- Rigid structure.
- Good handling.
- Quiet ride.
- Decent fuel economy.
- Low price for a V6.
- Bland styling inside and out.
- Tight rear legroom.
- Not the smoothest engine.
- Nowhere near as much power as Japanese V6 midsizers.
- Only comes with a four-speed automatic.
Press Coverage :
The all-new Chevrolet Malibu is based on GM's European Opel/Vauxhall Vectra. The Malibu and Vectra are both built on the solid Epsilon global front-wheel-drive platform, which is also shared with the new Saab 9-3. The new Malibu is vastly improved over the simple and overly dull older model, which has earned the distinction of being a favorite among fleet buyers and rental car companies. Coincidentally, GM will continue to manufacture the old Malibu expressly for fleet buyers, dubbing it the Chevy Classic and packing a 4-cylinder Ecotec.
The base Malibu model will also pack a standard 4-cylinder Ecotec, but the real performers are the overhead-valve V6 models. The 200 hp V6 engine will be standard on the higher-trim LS and LT models, while being optional on the base model. The torquey engine is good for 220 lb-ft, but acceleration is hindered by the standard Hydramatic auto gearbox, with no manual option. The 3.5L engine itself is not that impressive, in an age when 3.5L V6 motors are good for at least 240 hp. Not a good start for a car planning to gain ground on new-age Japanese powerhouses. However, gas mileage is decent - on par with the V6 Camry and V6 Accord, and better than the Stratus R/T, Nissan Altima 3.5 SE, Mazda 6 s and GM's own Saturn L300.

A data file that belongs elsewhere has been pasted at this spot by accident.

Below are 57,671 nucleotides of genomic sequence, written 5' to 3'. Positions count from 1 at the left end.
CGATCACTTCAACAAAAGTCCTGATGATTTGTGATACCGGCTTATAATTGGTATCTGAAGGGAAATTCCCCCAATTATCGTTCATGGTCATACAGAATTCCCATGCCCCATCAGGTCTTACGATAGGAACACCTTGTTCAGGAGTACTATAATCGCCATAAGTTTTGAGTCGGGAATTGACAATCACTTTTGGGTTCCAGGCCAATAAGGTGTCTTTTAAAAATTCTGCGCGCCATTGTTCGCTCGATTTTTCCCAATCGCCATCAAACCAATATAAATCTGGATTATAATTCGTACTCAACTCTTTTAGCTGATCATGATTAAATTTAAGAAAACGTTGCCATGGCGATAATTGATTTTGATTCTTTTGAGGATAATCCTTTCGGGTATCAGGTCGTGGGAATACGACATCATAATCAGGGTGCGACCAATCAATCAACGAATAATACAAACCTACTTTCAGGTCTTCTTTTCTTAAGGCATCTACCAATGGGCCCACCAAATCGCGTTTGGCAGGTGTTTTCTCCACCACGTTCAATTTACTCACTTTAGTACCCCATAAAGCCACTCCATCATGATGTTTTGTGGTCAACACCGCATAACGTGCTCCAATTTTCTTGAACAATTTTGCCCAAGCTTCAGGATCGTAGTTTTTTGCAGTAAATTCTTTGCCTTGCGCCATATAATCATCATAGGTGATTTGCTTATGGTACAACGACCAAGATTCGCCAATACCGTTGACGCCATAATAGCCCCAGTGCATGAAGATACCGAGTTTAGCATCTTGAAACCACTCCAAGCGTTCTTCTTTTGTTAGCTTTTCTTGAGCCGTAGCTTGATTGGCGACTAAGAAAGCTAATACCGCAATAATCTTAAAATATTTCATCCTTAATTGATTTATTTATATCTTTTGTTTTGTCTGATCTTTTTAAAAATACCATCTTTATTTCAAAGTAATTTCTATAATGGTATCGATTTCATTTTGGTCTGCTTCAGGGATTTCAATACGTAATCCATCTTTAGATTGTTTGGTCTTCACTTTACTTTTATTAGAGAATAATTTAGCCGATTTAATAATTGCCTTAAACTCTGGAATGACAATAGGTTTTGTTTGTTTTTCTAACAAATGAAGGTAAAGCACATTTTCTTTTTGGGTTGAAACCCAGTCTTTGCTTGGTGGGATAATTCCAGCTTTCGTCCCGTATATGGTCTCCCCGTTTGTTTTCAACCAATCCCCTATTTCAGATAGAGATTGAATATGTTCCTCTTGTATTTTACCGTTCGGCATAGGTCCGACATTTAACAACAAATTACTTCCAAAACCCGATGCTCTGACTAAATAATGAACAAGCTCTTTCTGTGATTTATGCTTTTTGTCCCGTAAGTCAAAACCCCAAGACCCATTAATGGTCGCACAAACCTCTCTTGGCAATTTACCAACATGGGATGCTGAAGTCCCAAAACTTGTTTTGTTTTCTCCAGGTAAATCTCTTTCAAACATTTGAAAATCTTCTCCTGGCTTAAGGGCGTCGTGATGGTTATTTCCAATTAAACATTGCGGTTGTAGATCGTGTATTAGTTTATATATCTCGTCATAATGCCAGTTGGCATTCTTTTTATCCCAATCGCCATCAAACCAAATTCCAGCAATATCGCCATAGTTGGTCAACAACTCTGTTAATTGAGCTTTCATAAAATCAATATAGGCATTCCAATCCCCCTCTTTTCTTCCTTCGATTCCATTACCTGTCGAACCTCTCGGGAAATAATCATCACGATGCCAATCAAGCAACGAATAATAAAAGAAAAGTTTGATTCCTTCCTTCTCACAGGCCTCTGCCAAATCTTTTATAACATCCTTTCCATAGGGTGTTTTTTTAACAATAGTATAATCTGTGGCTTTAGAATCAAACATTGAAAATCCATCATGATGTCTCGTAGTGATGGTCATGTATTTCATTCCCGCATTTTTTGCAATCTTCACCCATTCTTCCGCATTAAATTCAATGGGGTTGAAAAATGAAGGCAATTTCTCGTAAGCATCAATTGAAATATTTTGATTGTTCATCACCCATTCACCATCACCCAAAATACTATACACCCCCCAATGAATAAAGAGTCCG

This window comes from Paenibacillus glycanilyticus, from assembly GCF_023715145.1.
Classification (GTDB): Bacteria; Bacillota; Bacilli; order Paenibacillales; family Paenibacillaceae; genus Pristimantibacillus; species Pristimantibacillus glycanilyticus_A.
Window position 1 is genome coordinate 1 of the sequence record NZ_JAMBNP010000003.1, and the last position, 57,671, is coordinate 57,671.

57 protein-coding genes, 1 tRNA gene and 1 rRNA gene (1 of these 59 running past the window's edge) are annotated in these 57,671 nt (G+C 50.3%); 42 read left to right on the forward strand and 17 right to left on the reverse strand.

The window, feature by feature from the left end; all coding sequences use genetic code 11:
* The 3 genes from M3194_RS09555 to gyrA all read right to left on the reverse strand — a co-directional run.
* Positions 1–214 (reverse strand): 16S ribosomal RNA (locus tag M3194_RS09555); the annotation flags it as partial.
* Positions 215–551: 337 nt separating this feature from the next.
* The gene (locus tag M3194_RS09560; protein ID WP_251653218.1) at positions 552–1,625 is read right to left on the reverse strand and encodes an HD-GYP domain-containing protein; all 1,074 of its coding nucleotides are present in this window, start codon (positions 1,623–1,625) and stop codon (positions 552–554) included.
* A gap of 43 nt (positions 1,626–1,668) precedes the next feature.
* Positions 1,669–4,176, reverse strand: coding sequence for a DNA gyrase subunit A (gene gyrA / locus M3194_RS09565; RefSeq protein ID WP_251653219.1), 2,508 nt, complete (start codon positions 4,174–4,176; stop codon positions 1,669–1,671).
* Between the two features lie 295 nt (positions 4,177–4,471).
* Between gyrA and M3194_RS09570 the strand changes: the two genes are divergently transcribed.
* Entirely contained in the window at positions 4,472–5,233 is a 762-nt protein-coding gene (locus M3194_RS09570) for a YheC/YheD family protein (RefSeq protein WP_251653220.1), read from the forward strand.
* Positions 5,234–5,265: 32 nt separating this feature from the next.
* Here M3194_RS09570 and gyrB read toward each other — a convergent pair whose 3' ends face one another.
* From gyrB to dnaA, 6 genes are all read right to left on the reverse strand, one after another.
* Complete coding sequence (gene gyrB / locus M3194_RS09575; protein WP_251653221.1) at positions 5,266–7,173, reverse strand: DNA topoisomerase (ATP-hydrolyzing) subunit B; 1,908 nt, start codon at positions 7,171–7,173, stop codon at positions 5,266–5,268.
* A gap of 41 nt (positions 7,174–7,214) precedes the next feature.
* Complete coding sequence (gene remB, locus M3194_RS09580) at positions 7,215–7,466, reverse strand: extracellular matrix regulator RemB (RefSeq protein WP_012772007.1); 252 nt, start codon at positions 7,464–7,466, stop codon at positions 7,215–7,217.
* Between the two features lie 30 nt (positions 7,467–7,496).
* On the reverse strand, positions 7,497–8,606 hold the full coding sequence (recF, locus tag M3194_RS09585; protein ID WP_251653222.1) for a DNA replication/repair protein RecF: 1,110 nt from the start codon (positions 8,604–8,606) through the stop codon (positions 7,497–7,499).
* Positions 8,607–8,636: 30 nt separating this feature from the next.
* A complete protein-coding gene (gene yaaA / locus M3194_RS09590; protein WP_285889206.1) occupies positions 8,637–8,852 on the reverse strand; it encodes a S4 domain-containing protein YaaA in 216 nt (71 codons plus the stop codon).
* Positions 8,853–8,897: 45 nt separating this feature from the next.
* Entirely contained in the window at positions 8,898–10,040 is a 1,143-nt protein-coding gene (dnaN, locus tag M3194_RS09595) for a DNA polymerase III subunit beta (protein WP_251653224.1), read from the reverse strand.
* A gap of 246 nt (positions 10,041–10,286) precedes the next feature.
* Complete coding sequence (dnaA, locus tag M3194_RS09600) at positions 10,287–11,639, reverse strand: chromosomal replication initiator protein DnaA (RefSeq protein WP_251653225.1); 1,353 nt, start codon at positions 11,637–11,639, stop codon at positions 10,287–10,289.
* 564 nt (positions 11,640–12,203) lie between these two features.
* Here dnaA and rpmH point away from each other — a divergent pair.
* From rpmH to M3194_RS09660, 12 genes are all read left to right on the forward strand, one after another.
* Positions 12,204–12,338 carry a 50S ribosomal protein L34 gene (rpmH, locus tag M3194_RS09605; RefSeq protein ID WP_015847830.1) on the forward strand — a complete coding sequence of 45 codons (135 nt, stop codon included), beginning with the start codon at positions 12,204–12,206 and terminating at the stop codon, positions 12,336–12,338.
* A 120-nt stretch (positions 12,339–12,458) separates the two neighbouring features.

Performance-wise, the Malibu is quicker than the old model, but still barely keeping up with the bottom of the midsize pack. Needless to say, the best acceleration is achieved by flooring the throttle to the point of no return. The engine itself is not the smoothest out there. But the real news is the handling. The new European Vectra is lauded for its improved handling over the old Vectra, adding a hint of sportiness to an otherwise non-remarkable car. On a side note, the Saturn L300 is based on the old Vectra, so now you know which American GM product is the better handler. Standard are 15-inch wheels, while the LT gets 16-inch wheels. The Epsilon base is exceptionally rigid, thus all but eliminating body vibrations and chassis flexing. However, understeer intrudes at the limit and the comfort-biased suspension doesn't help. Also, besides traction control and ABS, the Malibu does not come with any of the electronic driving aids that litter the Vectra. In the end, the handling is better than the Saturn L300 and Camry SE, but falls behind the standards set by the Mazda 6.
Interior room has increased, although the design leaves much to be desired. The dasboard styling is a throwback to 1980s Japanese cars. The materials are of a decent quality, but fit and finish are still not comparable to that of the big names. The cabin is quiet on the highway and trunk space is good. But the interior space is not utilized efficiently, so rear legroom is somewhat tight for a car this size. The comparably-wheelbased VW Passat, Mazda 6 et al seem to treat rear passengers much better. To overcome this shortfall, Chevy is cunningly offering a hatchback-style long wheelbase version, called the Malibu Maxx, which adds about 6 inches to the wheelbase, but style and performance suffer as a result.